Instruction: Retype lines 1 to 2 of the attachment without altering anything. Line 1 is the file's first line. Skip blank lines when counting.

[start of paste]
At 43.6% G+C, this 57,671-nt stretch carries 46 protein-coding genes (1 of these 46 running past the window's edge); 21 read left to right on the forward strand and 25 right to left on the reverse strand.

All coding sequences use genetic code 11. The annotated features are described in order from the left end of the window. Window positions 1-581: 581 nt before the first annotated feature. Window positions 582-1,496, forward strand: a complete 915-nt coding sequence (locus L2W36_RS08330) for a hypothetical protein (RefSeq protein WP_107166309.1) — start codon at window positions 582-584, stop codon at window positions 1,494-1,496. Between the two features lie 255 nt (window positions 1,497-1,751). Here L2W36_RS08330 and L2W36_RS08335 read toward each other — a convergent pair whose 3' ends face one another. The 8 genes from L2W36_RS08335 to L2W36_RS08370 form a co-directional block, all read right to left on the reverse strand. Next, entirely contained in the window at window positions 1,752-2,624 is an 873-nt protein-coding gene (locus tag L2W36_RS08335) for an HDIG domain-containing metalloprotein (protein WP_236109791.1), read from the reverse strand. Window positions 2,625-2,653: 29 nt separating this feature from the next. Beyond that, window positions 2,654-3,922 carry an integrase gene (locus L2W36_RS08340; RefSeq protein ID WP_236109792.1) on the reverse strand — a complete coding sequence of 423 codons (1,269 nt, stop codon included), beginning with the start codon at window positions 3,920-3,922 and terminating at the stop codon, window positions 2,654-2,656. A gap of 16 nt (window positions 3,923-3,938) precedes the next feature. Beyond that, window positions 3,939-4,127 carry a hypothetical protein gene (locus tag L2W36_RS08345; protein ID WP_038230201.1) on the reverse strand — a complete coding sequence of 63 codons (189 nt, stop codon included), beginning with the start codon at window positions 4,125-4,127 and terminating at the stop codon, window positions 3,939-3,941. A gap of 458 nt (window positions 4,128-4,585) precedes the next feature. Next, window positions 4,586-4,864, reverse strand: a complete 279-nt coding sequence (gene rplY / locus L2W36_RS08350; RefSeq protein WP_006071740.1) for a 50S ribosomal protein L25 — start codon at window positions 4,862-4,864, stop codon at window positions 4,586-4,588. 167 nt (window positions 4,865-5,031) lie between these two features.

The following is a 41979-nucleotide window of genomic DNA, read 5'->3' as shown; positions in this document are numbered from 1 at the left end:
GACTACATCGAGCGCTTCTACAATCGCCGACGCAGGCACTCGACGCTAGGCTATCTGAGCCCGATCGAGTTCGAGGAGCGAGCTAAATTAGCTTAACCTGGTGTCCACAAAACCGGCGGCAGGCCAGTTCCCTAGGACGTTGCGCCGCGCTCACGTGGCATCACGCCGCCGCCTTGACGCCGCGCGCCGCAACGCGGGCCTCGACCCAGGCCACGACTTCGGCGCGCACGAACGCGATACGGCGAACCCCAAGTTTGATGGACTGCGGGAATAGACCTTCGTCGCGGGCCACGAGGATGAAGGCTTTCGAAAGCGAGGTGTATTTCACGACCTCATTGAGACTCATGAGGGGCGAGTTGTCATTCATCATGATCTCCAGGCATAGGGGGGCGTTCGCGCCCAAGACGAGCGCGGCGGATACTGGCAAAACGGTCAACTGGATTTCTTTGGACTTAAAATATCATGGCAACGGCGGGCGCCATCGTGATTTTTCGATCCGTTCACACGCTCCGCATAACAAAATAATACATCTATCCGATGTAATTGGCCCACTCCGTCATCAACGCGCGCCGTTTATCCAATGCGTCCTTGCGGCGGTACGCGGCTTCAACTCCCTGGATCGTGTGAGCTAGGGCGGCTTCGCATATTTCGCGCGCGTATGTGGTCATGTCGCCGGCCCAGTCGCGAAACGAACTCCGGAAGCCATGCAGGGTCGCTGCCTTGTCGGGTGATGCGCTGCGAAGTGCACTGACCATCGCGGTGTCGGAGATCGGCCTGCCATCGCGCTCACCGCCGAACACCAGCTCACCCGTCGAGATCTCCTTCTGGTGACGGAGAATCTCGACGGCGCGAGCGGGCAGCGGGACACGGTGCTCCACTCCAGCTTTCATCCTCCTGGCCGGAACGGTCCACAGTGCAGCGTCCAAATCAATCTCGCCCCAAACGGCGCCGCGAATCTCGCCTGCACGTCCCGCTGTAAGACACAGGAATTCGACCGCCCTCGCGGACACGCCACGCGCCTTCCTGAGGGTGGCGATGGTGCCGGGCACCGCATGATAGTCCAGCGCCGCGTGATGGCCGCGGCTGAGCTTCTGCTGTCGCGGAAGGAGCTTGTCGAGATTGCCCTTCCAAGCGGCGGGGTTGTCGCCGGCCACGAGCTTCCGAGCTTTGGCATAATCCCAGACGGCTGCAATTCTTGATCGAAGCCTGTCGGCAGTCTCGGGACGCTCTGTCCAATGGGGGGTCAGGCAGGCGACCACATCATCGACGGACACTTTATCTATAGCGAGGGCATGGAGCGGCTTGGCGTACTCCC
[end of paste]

At 43.6% G+C, this 57,671-nt stretch carries 46 protein-coding genes (1 of these 46 running past the window's edge); 21 read left to right on the forward strand and 25 right to left on the reverse strand.

All coding sequences use genetic code 11. The annotated features are described in order from the left end of the window. Window positions 1-581: 581 nt before the first annotated feature. Window positions 582-1,496, forward strand: a complete 915-nt coding sequence (locus L2W36_RS08330) for a hypothetical protein (RefSeq protein WP_107166309.1) — start codon at window positions 582-584, stop codon at window positions 1,494-1,496. Between the two features lie 255 nt (window positions 1,497-1,751). Here L2W36_RS08330 and L2W36_RS08335 read toward each other — a convergent pair whose 3' ends face one another. The 8 genes from L2W36_RS08335 to L2W36_RS08370 form a co-directional block, all read right to left on the reverse strand. Next, entirely contained in the window at window positions 1,752-2,624 is an 873-nt protein-coding gene (locus tag L2W36_RS08335) for an HDIG domain-containing metalloprotein (protein WP_236109791.1), read from the reverse strand. Window positions 2,625-2,653: 29 nt separating this feature from the next. Beyond that, window positions 2,654-3,922 carry an integrase gene (locus L2W36_RS08340; RefSeq protein ID WP_236109792.1) on the reverse strand — a complete coding sequence of 423 codons (1,269 nt, stop codon included), beginning with the start codon at window positions 3,920-3,922 and terminating at the stop codon, window positions 2,654-2,656. A gap of 16 nt (window positions 3,923-3,938) precedes the next feature. Beyond that, window positions 3,939-4,127 carry a hypothetical protein gene (locus tag L2W36_RS08345; protein ID WP_038230201.1) on the reverse strand — a complete coding sequence of 63 codons (189 nt, stop codon included), beginning with the start codon at window positions 4,125-4,127 and terminating at the stop codon, window positions 3,939-3,941. A gap of 458 nt (window positions 4,128-4,585) precedes the next feature. Next, window positions 4,586-4,864, reverse strand: a complete 279-nt coding sequence (gene rplY / locus L2W36_RS08350; RefSeq protein WP_006071740.1) for a 50S ribosomal protein L25 — start codon at window positions 4,862-4,864, stop codon at window positions 4,586-4,588. 167 nt (window positions 4,865-5,031) lie between these two features.